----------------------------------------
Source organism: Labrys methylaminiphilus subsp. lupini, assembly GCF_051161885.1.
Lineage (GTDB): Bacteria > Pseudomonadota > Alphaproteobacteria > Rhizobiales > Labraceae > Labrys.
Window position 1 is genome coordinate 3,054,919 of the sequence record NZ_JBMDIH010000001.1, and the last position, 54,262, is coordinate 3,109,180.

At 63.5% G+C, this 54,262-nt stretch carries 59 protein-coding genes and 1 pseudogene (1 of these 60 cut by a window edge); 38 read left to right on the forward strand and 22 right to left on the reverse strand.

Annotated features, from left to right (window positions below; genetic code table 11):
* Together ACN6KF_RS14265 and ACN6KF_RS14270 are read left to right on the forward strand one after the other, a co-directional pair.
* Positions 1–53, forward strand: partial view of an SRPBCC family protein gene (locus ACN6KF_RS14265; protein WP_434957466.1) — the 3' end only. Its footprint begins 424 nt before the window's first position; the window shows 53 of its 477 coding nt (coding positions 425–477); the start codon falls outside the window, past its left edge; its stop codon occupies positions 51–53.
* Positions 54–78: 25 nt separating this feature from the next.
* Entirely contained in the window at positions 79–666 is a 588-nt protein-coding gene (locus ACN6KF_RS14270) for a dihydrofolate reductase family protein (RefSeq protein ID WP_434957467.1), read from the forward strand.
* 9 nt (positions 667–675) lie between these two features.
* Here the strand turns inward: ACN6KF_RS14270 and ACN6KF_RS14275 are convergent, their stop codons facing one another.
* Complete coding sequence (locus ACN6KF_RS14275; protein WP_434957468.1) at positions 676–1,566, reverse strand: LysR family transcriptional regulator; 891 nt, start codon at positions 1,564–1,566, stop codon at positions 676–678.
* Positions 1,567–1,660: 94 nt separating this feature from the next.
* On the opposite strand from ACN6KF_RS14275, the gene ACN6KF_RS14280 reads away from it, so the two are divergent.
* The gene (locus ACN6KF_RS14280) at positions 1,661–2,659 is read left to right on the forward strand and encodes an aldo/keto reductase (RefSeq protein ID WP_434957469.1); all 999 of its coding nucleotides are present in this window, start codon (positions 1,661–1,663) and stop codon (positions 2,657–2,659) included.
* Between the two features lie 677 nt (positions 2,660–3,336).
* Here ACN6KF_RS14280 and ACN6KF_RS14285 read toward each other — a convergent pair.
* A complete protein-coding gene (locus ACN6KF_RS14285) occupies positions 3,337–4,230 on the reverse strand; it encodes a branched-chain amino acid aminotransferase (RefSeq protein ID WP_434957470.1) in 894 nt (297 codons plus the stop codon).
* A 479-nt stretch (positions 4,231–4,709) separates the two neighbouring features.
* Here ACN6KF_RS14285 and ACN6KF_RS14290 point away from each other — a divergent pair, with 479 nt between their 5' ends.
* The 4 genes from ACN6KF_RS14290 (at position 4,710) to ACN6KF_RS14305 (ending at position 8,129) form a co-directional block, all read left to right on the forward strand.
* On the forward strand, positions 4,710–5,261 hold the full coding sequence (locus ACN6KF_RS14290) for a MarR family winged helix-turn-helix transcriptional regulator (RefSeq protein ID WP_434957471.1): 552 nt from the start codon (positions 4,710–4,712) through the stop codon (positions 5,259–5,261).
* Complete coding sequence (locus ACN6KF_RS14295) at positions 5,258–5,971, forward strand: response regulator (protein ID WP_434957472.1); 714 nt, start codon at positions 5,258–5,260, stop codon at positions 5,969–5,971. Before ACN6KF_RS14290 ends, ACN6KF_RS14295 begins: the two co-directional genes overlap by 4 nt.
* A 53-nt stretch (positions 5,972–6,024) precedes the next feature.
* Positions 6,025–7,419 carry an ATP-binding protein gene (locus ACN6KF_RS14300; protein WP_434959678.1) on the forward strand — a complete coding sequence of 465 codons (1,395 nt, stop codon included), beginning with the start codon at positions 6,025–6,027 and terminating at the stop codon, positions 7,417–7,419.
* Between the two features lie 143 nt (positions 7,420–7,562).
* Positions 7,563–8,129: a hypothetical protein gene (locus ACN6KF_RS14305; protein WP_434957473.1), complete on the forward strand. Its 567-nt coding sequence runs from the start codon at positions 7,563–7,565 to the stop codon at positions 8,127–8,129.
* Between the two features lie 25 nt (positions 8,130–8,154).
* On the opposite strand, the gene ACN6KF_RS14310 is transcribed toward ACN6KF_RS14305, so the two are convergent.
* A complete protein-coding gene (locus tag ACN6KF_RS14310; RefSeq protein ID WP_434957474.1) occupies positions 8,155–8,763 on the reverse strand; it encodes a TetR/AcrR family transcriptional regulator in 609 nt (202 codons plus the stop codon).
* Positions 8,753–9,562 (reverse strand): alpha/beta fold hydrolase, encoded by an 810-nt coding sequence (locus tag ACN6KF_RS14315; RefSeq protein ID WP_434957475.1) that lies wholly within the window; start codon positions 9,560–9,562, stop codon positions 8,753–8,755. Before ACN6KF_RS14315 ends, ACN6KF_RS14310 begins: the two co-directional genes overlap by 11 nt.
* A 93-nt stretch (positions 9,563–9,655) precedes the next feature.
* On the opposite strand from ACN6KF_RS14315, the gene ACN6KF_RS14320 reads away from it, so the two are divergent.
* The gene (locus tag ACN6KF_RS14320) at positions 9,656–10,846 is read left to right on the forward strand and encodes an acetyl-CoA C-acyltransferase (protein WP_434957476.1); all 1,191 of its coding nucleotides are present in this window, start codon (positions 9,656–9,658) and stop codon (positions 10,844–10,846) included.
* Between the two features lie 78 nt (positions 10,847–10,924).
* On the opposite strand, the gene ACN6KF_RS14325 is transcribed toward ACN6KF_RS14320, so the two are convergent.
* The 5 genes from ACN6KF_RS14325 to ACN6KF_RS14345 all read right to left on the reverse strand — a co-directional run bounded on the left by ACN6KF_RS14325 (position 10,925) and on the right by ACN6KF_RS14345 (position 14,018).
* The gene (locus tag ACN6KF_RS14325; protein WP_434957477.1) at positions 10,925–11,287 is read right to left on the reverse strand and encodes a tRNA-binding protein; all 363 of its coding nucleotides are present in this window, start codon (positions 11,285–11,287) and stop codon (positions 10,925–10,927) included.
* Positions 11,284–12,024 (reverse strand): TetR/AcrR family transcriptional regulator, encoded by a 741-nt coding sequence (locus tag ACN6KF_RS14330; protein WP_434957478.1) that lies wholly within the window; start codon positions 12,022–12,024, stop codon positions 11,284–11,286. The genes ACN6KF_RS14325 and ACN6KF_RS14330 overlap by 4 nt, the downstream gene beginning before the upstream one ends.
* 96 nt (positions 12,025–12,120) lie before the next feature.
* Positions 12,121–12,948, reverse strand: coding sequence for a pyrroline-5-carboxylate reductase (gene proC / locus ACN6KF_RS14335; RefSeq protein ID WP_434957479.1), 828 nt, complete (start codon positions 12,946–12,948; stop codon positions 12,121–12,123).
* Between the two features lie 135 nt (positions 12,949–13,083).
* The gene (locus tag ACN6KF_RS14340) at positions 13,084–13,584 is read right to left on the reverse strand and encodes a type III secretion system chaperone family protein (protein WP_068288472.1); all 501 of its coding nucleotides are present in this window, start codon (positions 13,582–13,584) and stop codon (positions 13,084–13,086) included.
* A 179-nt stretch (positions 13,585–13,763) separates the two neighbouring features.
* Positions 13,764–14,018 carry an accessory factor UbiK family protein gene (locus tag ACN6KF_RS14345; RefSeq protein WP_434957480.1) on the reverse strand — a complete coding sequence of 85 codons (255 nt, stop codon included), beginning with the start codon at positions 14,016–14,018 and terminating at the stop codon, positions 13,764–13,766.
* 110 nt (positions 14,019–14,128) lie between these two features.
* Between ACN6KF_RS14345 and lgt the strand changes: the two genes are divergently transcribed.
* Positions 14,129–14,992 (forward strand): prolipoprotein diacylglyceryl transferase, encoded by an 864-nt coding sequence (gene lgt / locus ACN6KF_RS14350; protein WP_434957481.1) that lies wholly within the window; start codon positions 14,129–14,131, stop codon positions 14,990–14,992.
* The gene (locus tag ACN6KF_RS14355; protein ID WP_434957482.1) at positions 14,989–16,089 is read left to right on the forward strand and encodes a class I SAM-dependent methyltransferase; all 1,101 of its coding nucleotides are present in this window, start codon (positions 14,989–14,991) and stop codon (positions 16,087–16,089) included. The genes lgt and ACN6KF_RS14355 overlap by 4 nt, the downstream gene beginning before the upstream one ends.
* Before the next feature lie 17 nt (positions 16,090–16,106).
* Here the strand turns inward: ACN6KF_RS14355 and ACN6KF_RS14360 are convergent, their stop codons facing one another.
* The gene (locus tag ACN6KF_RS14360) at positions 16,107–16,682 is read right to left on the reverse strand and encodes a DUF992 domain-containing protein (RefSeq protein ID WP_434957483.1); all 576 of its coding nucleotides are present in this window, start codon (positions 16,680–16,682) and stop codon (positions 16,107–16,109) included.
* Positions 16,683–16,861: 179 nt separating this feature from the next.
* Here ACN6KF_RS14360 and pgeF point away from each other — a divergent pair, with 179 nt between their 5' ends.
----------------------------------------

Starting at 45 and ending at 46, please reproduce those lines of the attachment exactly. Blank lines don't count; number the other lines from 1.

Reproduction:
* Positions 13,764–14,018 carry an accessory factor UbiK family protein gene (locus tag ACN6KF_RS14345; RefSeq protein WP_434957480.1) on the reverse strand — a complete coding sequence of 85 codons (255 nt, stop codon included), beginning with the start codon at positions 14,016–14,018 and terminating at the stop codon, positions 13,764–13,766.
* 110 nt (positions 14,019–14,128) lie between these two features.